A few weeks ago I had the good fortune to receive an email at work which invited me to attend some training on Service Oriented Architecture (SOA). I jumped at the chance and quickly registered for two classes as it is so difficult to find time for serious learning while trying to keep my head above water in my "real job."
This week, the class has focused on how we could implement various Enterprise Service Bus (ESB) scenarios using the different IBM products. (Be prepared for WebSphere overload.) In particular, we've talked about:
- WebSphere Process Server (WPS) with WebSphere Business Modeler and WebSphere Integration Developer (WID) as the tooling for WPS.
- WebSphere Enterprise Service Bus (WESB), which also uses the WID tooling. (Incidentally, WESB also comes bundled with WebSphere Process Server) This is based on "newer" J2EE technology.
- WebSphere Message Broker (WMB) with its WebSphere Message Broker Toolkit as the tooling. This has also been called IBM's "Advanced" ESB product because it is based on "mature" WebSphere MQ technology and can handle higher volumes than WESB. However, there is no migration path from WESB to WMB since the underlying technologies are so different.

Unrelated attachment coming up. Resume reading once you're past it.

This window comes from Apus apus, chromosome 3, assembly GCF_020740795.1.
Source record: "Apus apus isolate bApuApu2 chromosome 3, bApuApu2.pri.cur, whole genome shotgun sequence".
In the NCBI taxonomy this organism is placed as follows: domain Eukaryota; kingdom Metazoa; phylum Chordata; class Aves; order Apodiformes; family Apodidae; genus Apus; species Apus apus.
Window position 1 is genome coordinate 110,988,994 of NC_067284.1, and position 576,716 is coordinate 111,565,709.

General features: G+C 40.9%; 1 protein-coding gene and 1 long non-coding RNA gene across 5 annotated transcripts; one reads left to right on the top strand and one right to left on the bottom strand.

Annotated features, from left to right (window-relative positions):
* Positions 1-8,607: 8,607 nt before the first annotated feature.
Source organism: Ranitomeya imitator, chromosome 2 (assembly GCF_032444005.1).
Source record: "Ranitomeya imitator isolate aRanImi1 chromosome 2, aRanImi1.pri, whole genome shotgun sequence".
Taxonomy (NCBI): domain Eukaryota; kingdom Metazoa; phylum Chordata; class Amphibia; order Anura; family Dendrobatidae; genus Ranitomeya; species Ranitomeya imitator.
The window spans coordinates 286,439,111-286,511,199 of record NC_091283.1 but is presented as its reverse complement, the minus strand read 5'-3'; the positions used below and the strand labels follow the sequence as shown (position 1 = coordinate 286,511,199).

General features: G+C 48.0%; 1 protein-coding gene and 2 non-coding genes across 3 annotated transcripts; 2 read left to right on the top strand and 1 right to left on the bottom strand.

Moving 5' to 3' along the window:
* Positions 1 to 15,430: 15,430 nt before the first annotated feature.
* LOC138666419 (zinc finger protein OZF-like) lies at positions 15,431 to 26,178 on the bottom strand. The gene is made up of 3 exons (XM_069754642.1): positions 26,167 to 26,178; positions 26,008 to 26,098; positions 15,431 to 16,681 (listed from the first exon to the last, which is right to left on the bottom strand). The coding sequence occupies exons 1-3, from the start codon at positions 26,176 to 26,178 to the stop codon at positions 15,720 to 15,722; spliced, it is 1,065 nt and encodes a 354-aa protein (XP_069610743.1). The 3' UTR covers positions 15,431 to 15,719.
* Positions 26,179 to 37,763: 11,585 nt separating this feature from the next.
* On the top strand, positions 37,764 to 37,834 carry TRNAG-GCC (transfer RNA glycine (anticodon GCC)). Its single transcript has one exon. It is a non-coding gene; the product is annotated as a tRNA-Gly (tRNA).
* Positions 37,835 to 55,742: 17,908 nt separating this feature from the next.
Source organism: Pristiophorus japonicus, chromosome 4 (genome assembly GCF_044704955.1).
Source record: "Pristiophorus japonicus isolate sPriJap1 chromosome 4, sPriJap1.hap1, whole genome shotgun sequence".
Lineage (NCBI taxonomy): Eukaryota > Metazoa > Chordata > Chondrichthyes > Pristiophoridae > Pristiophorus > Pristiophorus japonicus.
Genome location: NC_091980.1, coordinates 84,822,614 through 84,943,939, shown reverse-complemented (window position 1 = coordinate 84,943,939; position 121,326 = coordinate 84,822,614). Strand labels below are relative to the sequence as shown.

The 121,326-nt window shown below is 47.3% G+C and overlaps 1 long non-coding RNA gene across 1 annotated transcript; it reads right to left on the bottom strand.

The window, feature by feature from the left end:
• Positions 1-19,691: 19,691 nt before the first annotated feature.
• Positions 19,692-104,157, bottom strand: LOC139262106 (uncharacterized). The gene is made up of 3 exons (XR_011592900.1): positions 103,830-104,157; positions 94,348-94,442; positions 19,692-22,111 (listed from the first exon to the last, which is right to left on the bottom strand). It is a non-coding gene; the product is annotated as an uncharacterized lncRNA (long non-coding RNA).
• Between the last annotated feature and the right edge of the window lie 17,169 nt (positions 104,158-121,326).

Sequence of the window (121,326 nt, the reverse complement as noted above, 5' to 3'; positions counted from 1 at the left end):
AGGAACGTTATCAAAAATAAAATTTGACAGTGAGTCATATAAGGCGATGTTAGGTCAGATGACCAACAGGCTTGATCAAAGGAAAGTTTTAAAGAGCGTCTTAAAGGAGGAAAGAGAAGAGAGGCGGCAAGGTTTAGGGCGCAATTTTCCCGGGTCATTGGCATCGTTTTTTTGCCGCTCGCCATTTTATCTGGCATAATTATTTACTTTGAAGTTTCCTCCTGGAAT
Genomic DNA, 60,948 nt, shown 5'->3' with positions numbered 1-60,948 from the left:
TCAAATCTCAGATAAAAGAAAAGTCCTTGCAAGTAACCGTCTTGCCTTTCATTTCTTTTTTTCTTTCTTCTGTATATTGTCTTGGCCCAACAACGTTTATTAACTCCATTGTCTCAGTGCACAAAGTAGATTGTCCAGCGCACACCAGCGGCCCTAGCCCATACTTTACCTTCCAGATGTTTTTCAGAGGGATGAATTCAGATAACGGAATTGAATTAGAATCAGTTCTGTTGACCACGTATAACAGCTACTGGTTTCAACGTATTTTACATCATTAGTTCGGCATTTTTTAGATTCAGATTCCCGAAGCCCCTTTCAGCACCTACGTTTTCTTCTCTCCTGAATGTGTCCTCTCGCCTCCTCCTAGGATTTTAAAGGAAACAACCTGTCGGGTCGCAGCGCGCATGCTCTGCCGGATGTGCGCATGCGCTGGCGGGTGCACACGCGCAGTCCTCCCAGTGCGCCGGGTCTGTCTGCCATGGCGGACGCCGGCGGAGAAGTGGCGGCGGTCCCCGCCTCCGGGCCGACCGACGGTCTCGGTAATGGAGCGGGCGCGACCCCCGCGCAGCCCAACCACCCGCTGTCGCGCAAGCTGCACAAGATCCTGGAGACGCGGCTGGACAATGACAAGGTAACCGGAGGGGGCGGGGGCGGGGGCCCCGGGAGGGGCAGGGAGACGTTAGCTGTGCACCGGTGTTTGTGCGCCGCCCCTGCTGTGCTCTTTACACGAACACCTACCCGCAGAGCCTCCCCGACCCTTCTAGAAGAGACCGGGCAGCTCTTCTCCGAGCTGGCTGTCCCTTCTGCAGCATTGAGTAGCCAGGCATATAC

- WebSphere Data Power SOA Appliances (It is a real coup d'état for IBM Software Group to "own" this hardware product.)
- WebSphere Business Monitor, which can monitor business events identified in a WebSphere Business Modeler model.
- WebSphere WebServices Gateway (WGW) which I believe has be renamed Service Integration Bus for Web Services Enablement (SIBWS)
The class had been in Pittsburg and I must say I've been favorably impressed with the city so far. Below is a picture of the confluence of the Ohio, Allegheny, and Monongahela Rivers at Pittsburgh as seen from the top of the Duquesne Incline, over 400 vertical feet above the river. The class is in the brown building on the right side right above the yellow arch of the bridge.
Here's the view from the IBM training facility on Stanwix Avenue alongside the Monongahela River. For you old timers, I'm told this facility dates back to the days of the IBM acquisition of TransArc and their products like Encina. Nice view. Tough duty, huh?
Click here for more Pittsburgh pictures.